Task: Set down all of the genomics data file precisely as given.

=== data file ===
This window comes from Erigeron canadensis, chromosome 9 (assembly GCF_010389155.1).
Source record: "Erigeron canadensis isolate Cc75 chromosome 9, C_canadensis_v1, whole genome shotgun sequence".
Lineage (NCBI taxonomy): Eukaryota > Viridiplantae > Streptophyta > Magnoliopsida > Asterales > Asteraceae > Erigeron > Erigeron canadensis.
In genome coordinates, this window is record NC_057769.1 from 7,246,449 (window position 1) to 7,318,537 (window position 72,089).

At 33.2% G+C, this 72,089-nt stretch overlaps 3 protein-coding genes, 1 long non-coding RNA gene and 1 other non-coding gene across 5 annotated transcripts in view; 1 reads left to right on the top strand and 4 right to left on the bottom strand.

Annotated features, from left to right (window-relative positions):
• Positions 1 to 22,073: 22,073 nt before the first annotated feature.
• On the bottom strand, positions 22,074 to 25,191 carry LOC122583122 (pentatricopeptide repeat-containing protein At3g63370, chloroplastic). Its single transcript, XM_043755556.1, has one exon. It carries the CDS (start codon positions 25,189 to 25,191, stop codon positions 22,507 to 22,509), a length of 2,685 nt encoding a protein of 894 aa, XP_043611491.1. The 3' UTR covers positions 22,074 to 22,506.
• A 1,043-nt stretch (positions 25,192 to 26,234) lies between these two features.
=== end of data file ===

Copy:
This window comes from Erigeron canadensis, chromosome 9 (assembly GCF_010389155.1).
Source record: "Erigeron canadensis isolate Cc75 chromosome 9, C_canadensis_v1, whole genome shotgun sequence".
Lineage (NCBI taxonomy): Eukaryota > Viridiplantae > Streptophyta > Magnoliopsida > Asterales > Asteraceae > Erigeron > Erigeron canadensis.
In genome coordinates, this window is record NC_057769.1 from 7,246,449 (window position 1) to 7,318,537 (window position 72,089).

At 33.2% G+C, this 72,089-nt stretch overlaps 3 protein-coding genes, 1 long non-coding RNA gene and 1 other non-coding gene across 5 annotated transcripts in view; 1 reads left to right on the top strand and 4 right to left on the bottom strand.

Annotated features, from left to right (window-relative positions):
• Positions 1 to 22,073: 22,073 nt before the first annotated feature.
• On the bottom strand, positions 22,074 to 25,191 carry LOC122583122 (pentatricopeptide repeat-containing protein At3g63370, chloroplastic). Its single transcript, XM_043755556.1, has one exon. It carries the CDS (start codon positions 25,189 to 25,191, stop codon positions 22,507 to 22,509), a length of 2,685 nt encoding a protein of 894 aa, XP_043611491.1. The 3' UTR covers positions 22,074 to 22,506.
• A 1,043-nt stretch (positions 25,192 to 26,234) lies between these two features.